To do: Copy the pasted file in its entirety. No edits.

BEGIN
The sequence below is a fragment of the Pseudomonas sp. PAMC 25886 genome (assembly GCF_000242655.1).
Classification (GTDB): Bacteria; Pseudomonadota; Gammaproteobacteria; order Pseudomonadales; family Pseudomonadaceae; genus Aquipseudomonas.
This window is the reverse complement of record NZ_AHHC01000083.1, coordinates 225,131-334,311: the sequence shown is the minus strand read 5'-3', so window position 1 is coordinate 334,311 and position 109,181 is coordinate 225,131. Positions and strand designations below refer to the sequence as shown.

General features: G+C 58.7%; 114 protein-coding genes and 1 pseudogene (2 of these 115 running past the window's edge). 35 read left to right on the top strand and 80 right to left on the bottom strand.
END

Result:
The sequence below is a fragment of the Pseudomonas sp. PAMC 25886 genome (assembly GCF_000242655.1).
Classification (GTDB): Bacteria; Pseudomonadota; Gammaproteobacteria; order Pseudomonadales; family Pseudomonadaceae; genus Aquipseudomonas.
This window is the reverse complement of record NZ_AHHC01000083.1, coordinates 225,131-334,311: the sequence shown is the minus strand read 5'-3', so window position 1 is coordinate 334,311 and position 109,181 is coordinate 225,131. Positions and strand designations below refer to the sequence as shown.

General features: G+C 58.7%; 114 protein-coding genes and 1 pseudogene (2 of these 115 running past the window's edge). 35 read left to right on the top strand and 80 right to left on the bottom strand.